Azure CLI 1.0 Use the --sshPublicKey parameter of the azure hdinsight cluster create command and pass the contents of the public key as a string.
Resource Manager Template For an example of using SSH keys with a template, see Deploy HDInsight on Linux with SSH key. The publicKeys element in the azuredeploy.json file is used to pass the keys to Azure when creating the cluster.

Authentication: Password

SSH accounts can be secured using a password. When you connect to HDInsight using SSH, you are prompted to enter the password.

Warning

We do not recommend using password authentication for SSH. Passwords can be guessed and are vulnerable to brute force attacks. Instead, we recommend that you use SSH keys for authentication.

Create HDInsight using a password

Creation method How to specify the password
Azure portal By default, the SSH user account has the same password as the cluster login account. To use a different password, uncheck Use same password as cluster login, and then enter the password in the SSH password field.
SSH password dialog in HDInsight cluster creation
Azure PowerShell Use the --SshCredential parameter of the New-AzureRmHdinsightCluster cmdlet and pass a PSCredential object that contains the SSH user account name and password.
Azure CLI 1.0 Use the --sshPassword parameter of the azure hdinsight cluster create command and provide the password value.
Resource Manager Template For an example of using a password with a template, see Deploy HDInsight on Linux with SSH password. The linuxOperatingSystemProfile element in the azuredeploy.json file is used to pass the SSH account name and password to Azure when creating the cluster.

Change the SSH password

For information on changing the SSH user account password, see the Change passwords section of the Manage HDInsight document.

Authentication: Domain-joined HDInsight

If you are using a domain-joined HDInsight cluster, you must use the kinit command after connecting with SSH. This command prompts you for a domain user and password, and authenticates your session with the Azure Active Directory domain associated with the cluster.

For more information, see Configure domain-joined HDInsight.

Connect to worker and Zookeeper nodes

The worker nodes and Zookeeper nodes are not directly accessible from the internet, but they can be accessed from the cluster head nodes or edge nodes. The following are the general steps to connect to other nodes:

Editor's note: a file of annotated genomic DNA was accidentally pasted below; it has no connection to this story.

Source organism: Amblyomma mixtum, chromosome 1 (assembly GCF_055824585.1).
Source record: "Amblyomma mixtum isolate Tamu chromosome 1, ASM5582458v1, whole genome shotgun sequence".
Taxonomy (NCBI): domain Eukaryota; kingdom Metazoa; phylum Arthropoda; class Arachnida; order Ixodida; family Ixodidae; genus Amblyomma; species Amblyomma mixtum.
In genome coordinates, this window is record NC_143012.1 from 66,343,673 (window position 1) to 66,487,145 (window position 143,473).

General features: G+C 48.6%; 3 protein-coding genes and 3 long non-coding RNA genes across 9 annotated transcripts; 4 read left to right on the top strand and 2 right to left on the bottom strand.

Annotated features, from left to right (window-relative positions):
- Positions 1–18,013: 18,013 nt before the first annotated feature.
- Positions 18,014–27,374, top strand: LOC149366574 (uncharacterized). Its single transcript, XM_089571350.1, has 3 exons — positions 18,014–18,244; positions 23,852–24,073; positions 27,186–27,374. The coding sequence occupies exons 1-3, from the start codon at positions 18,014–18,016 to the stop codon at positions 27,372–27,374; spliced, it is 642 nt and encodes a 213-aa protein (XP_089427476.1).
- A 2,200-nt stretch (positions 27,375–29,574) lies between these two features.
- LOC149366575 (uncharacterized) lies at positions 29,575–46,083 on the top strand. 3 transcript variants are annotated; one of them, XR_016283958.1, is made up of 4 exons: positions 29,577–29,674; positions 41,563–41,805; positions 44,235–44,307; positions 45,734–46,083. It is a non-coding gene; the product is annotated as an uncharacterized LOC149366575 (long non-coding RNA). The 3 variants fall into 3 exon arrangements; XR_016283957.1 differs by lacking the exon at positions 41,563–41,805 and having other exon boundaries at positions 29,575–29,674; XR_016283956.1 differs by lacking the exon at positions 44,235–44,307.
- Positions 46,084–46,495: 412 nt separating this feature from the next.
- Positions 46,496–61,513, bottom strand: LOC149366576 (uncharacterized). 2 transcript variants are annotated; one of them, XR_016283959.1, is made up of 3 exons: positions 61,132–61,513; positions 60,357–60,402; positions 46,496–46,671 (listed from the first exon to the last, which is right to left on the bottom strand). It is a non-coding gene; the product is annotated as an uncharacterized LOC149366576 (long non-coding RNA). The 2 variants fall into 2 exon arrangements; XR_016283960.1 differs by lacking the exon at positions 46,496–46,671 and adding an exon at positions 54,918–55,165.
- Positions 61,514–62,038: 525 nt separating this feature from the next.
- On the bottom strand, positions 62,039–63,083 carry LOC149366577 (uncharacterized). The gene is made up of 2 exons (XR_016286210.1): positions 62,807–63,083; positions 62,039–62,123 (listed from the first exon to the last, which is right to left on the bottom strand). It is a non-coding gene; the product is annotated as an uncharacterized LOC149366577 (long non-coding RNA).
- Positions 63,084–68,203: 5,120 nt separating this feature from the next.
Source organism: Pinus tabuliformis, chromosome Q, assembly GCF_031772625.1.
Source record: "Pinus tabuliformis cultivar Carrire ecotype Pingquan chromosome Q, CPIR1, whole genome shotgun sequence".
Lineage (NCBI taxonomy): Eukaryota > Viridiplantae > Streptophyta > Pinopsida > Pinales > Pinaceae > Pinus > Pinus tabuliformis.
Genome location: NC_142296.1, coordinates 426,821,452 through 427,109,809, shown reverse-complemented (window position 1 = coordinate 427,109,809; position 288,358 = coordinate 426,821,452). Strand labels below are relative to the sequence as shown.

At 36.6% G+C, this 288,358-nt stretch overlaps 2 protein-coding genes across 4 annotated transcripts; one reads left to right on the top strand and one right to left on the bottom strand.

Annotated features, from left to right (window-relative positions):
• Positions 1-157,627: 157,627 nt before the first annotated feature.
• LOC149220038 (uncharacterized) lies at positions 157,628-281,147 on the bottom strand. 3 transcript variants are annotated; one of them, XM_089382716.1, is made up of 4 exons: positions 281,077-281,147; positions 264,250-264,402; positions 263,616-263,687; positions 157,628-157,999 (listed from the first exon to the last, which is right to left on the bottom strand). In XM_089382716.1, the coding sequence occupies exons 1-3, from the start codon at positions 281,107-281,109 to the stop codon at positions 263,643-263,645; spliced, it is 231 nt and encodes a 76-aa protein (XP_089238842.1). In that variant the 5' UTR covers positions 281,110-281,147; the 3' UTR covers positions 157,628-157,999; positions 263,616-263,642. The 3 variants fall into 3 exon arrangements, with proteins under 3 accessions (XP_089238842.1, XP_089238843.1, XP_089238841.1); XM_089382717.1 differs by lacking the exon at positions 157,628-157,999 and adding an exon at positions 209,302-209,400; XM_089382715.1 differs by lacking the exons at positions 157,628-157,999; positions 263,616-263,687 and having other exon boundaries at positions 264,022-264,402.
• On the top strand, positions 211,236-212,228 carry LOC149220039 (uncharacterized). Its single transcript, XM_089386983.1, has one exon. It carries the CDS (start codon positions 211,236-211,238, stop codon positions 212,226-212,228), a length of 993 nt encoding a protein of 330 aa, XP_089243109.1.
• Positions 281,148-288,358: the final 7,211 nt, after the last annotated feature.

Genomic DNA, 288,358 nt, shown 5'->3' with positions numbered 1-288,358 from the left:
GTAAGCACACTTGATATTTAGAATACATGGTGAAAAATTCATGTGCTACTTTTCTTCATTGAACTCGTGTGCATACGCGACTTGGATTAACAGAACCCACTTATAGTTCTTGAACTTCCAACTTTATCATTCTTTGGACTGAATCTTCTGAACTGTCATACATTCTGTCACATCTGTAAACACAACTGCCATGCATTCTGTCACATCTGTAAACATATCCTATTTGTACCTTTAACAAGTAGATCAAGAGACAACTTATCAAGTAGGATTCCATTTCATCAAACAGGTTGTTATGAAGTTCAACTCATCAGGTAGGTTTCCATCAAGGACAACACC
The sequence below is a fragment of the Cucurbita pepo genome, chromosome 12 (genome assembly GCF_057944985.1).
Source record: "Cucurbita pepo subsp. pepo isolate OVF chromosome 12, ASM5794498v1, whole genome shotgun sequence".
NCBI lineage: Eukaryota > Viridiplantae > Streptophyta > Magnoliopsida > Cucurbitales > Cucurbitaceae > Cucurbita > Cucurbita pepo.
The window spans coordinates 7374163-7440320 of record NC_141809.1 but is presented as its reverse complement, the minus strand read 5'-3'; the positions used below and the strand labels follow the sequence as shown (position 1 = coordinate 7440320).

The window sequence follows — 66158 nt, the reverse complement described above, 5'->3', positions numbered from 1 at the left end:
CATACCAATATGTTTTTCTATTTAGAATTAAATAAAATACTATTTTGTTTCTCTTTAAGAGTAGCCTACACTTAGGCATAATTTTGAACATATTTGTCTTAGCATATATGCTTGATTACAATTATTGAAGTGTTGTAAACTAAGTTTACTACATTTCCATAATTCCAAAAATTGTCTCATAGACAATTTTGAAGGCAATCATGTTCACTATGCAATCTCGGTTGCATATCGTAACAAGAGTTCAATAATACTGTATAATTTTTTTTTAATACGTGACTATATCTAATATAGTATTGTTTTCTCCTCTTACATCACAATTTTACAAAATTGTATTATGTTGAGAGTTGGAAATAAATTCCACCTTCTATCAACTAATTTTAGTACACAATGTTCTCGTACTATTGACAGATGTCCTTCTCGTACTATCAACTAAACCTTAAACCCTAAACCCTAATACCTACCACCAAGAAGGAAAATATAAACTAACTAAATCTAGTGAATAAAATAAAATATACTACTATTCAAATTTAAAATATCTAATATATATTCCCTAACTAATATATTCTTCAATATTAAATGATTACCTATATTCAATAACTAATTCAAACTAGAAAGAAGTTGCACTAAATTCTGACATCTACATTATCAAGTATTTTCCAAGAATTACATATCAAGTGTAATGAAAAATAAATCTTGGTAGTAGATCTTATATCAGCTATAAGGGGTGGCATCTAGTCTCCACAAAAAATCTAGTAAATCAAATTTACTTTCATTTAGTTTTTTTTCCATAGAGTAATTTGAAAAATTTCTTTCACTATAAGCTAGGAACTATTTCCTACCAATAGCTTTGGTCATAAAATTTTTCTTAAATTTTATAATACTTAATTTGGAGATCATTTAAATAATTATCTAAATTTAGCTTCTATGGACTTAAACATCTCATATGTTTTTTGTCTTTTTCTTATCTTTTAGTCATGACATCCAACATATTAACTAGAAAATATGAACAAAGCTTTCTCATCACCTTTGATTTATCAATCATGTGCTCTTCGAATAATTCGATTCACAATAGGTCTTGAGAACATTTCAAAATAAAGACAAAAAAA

1. Use SSH to connect to a head or edge node:

     ssh sshuser@myedge.mycluster-ssh.azurehdinsight.net
    
  2. From the SSH connection to the head or edge node, use the ssh command to connect to a worker node in the cluster:

     ssh sshuser@wn0-myhdi
    

    To retrieve a list of the domain names of the nodes in the cluster, see the examples in the Manage HDInsight by using the Ambari REST API document.

If the SSH account is secured using a password, you are asked to enter the password and the connection is established.

If the SSH account is secured using SSH keys, you must make sure that your local environment is configured for SSH agent forwarding.

Note

Another way to directly access all nodes in the cluster is to install HDInsight into an Azure Virtual Network. Then, you can join your remote machine to the same virtual network and directly access all nodes in the cluster.

For more information, see Use a virtual network with HDInsight.

Configure SSH agent forwarding

Important

The following steps assume a Linux/UNIX based system, and work with Bash on Windows 10. If these steps do not work for your system, you may need to consult the documentation for your SSH client.

  1. Using a text editor, open ~/.ssh/config. If this file doesn't exist, you can create it by entering touch ~/.ssh/config at a command line.

  2. Add the following text to the config file.

     Host <edgenodename>.<clustername>-ssh.azurehdinsight.net
       ForwardAgent yes
    

    Replace the Host information with the address of the node you connect to using SSH. The previous example uses the edge node. This entry configures SSH agent forwarding for the specified node.

  3. Test SSH agent forwarding by using the following command from the terminal:

     echo "$SSH_AUTH_SOCK"
    

    This command returns information similar to the following text:

     /tmp/ssh-rfSUL1ldCldQ/agent.1792
    

    If nothing is returned, then ssh-agent is not running. See the agent startup scripts information at Using ssh-agent with ssh (http://mah.everybody.org/docs/ssh) or consult your SSH client documentation for specific steps on installing and configuring ssh-agent.

  4. Once you have verified that ssh-agent is running, use the following to add your SSH private key to the agent:

     ssh-add ~/.ssh/id_rsa
    

    If your private key is stored in a different file, replace ~/.ssh/id_rsa with the path to the file.

  5. Connect to the cluster edge node or head nodes using SSH. Then use the SSH command to connect to a worker or zookeeper node. The connection is established using the forwarded key.

Next steps